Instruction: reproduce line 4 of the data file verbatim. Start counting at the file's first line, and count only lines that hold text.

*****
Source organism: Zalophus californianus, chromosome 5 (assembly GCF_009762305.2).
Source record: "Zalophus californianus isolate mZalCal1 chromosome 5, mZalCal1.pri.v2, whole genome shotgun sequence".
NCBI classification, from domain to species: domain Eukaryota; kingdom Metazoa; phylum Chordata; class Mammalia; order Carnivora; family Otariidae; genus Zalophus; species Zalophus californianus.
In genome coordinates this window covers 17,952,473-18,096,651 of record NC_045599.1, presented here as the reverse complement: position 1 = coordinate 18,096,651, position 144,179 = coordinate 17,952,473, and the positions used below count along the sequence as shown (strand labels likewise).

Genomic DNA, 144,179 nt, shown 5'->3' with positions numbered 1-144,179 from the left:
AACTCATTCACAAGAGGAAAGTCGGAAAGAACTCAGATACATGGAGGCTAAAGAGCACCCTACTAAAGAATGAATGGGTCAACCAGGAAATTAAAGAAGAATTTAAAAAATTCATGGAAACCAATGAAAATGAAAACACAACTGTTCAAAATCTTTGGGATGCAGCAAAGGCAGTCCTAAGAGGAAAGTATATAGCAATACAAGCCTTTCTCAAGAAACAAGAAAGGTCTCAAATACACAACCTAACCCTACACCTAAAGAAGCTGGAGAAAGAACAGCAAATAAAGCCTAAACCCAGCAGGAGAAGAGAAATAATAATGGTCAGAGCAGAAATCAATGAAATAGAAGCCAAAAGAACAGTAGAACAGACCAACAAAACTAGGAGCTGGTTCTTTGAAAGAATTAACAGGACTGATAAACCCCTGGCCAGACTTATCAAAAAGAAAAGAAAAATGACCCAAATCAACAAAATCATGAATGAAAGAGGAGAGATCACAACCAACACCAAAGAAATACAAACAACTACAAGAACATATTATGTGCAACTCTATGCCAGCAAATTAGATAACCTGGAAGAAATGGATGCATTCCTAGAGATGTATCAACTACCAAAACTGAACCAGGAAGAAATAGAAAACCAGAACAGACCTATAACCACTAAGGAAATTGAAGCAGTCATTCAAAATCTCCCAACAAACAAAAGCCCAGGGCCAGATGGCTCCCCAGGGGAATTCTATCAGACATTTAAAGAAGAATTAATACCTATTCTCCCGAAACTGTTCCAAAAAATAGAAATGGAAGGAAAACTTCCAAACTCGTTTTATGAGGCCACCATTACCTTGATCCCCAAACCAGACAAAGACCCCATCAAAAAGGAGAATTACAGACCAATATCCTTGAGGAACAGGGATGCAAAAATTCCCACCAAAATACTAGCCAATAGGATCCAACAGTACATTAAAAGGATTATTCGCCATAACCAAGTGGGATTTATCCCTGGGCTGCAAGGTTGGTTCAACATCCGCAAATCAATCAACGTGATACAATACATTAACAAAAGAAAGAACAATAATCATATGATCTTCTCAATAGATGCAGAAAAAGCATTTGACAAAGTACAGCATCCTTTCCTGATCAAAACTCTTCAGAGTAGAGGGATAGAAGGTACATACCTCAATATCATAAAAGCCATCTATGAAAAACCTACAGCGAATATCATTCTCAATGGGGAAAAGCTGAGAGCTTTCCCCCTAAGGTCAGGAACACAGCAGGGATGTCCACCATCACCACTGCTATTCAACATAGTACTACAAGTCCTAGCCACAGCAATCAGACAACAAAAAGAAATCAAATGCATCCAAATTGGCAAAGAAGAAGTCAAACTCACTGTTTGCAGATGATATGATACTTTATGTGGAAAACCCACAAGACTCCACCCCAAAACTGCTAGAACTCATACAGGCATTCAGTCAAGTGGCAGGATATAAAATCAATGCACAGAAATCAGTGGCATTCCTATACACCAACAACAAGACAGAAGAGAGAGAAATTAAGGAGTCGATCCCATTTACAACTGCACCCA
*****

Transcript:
In genome coordinates this window covers 17,952,473-18,096,651 of record NC_045599.1, presented here as the reverse complement: position 1 = coordinate 18,096,651, position 144,179 = coordinate 17,952,473, and the positions used below count along the sequence as shown (strand labels likewise).